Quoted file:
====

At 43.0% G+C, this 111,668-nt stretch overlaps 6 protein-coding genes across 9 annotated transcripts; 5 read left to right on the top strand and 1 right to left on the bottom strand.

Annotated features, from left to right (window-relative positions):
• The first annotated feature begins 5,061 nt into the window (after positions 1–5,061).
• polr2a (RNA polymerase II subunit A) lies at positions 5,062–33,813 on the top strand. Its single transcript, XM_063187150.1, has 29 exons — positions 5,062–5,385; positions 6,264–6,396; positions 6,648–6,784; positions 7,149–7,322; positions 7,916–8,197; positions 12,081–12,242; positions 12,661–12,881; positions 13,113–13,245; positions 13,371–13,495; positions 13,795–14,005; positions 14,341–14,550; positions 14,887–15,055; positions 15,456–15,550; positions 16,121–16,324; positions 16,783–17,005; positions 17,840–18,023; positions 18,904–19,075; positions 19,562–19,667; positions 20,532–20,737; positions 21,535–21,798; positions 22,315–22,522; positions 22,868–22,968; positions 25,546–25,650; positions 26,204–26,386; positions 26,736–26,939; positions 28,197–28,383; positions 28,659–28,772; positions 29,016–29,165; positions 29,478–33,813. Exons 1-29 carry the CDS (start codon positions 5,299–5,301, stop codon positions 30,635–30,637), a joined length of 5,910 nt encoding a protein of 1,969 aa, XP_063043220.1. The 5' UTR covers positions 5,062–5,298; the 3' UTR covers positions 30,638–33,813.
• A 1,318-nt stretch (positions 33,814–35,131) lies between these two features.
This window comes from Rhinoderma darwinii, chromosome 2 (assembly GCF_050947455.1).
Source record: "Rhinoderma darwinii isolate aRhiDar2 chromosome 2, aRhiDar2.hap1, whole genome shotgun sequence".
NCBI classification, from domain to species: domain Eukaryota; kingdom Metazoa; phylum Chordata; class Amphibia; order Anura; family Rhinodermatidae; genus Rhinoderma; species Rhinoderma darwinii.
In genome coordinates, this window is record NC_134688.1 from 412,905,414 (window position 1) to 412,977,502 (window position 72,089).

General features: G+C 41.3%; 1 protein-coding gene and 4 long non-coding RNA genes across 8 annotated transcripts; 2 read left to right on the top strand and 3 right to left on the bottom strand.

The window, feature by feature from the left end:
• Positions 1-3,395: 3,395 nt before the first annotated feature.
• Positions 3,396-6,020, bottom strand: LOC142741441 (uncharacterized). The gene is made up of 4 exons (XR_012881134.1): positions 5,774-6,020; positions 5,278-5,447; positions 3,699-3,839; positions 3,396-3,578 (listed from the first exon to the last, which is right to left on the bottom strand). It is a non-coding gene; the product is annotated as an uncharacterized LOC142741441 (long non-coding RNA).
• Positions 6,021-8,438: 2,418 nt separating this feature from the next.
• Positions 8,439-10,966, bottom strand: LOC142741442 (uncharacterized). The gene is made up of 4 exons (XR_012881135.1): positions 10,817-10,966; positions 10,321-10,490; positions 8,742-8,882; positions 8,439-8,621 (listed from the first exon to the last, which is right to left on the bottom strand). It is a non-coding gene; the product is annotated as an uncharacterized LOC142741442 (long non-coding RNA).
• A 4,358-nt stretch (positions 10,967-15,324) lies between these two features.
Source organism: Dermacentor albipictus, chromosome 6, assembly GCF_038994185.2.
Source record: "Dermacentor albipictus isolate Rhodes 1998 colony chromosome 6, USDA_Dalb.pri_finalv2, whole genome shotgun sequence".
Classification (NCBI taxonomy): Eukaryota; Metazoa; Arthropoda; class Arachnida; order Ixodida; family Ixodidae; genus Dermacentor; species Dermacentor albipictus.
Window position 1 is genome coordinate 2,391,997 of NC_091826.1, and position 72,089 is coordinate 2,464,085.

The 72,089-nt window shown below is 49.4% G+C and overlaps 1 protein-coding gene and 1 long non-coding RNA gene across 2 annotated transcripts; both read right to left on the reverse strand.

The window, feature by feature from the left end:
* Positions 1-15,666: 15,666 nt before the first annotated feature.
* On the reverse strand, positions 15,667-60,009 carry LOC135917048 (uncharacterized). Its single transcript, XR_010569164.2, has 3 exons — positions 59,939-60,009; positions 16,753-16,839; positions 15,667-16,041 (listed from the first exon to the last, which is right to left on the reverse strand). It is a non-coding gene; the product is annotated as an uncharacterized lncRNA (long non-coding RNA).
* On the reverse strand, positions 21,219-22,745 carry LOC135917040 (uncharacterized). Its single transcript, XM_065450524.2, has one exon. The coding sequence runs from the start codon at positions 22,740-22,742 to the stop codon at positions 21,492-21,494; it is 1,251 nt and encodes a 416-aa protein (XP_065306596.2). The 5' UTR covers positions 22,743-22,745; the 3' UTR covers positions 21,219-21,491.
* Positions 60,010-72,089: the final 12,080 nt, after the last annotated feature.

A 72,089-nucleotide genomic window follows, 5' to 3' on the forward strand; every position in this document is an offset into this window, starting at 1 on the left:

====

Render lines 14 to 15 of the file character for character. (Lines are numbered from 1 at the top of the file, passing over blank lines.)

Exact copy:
• Positions 6,021-8,438: 2,418 nt separating this feature from the next.
• Positions 8,439-10,966, bottom strand: LOC142741442 (uncharacterized). The gene is made up of 4 exons (XR_012881135.1): positions 10,817-10,966; positions 10,321-10,490; positions 8,742-8,882; positions 8,439-8,621 (listed from the first exon to the last, which is right to left on the bottom strand). It is a non-coding gene; the product is annotated as an uncharacterized LOC142741442 (long non-coding RNA).